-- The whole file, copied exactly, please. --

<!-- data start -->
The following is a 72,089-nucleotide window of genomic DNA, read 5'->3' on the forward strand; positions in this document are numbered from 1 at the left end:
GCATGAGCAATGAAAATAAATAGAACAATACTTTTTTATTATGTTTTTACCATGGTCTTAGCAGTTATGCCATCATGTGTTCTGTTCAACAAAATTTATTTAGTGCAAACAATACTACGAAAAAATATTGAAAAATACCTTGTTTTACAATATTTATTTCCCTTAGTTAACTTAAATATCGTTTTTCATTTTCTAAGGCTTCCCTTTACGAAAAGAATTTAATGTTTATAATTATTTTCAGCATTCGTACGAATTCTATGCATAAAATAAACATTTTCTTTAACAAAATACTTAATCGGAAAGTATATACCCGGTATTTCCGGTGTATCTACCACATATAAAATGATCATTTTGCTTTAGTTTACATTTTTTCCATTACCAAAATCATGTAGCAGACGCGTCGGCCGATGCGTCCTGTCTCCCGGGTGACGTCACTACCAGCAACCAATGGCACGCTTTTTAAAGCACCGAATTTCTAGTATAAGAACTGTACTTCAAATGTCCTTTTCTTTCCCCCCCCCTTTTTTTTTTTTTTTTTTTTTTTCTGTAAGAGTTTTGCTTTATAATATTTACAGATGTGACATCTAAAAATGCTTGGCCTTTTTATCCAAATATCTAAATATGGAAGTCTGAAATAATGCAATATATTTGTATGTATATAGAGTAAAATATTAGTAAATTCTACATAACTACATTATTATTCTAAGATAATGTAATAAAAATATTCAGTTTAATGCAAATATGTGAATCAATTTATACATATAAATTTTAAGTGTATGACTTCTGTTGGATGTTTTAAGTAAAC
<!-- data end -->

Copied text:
The following is a 72,089-nucleotide window of genomic DNA, read 5'->3' on the forward strand; positions in this document are numbered from 1 at the left end:
GCATGAGCAATGAAAATAAATAGAACAATACTTTTTTATTATGTTTTTACCATGGTCTTAGCAGTTATGCCATCATGTGTTCTGTTCAACAAAATTTATTTAGTGCAAACAATACTACGAAAAAATATTGAAAAATACCTTGTTTTACAATATTTATTTCCCTTAGTTAACTTAAATATCGTTTTTCATTTTCTAAGGCTTCCCTTTACGAAAAGAATTTAATGTTTATAATTATTTTCAGCATTCGTACGAATTCTATGCATAAAATAAACATTTTCTTTAACAAAATACTTAATCGGAAAGTATATACCCGGTATTTCCGGTGTATCTACCACATATAAAATGATCATTTTGCTTTAGTTTACATTTTTTCCATTACCAAAATCATGTAGCAGACGCGTCGGCCGATGCGTCCTGTCTCCCGGGTGACGTCACTACCAGCAACCAATGGCACGCTTTTTAAAGCACCGAATTTCTAGTATAAGAACTGTACTTCAAATGTCCTTTTCTTTCCCCCCCCCTTTTTTTTTTTTTTTTTTTTTTTCTGTAAGAGTTTTGCTTTATAATATTTACAGATGTGACATCTAAAAATGCTTGGCCTTTTTATCCAAATATCTAAATATGGAAGTCTGAAATAATGCAATATATTTGTATGTATATAGAGTAAAATATTAGTAAATTCTACATAACTACATTATTATTCTAAGATAATGTAATAAAAATATTCAGTTTAATGCAAATATGTGAATCAATTTATACATATAAATTTTAAGTGTATGACTTCTGTTGGATGTTTTAAGTAAAC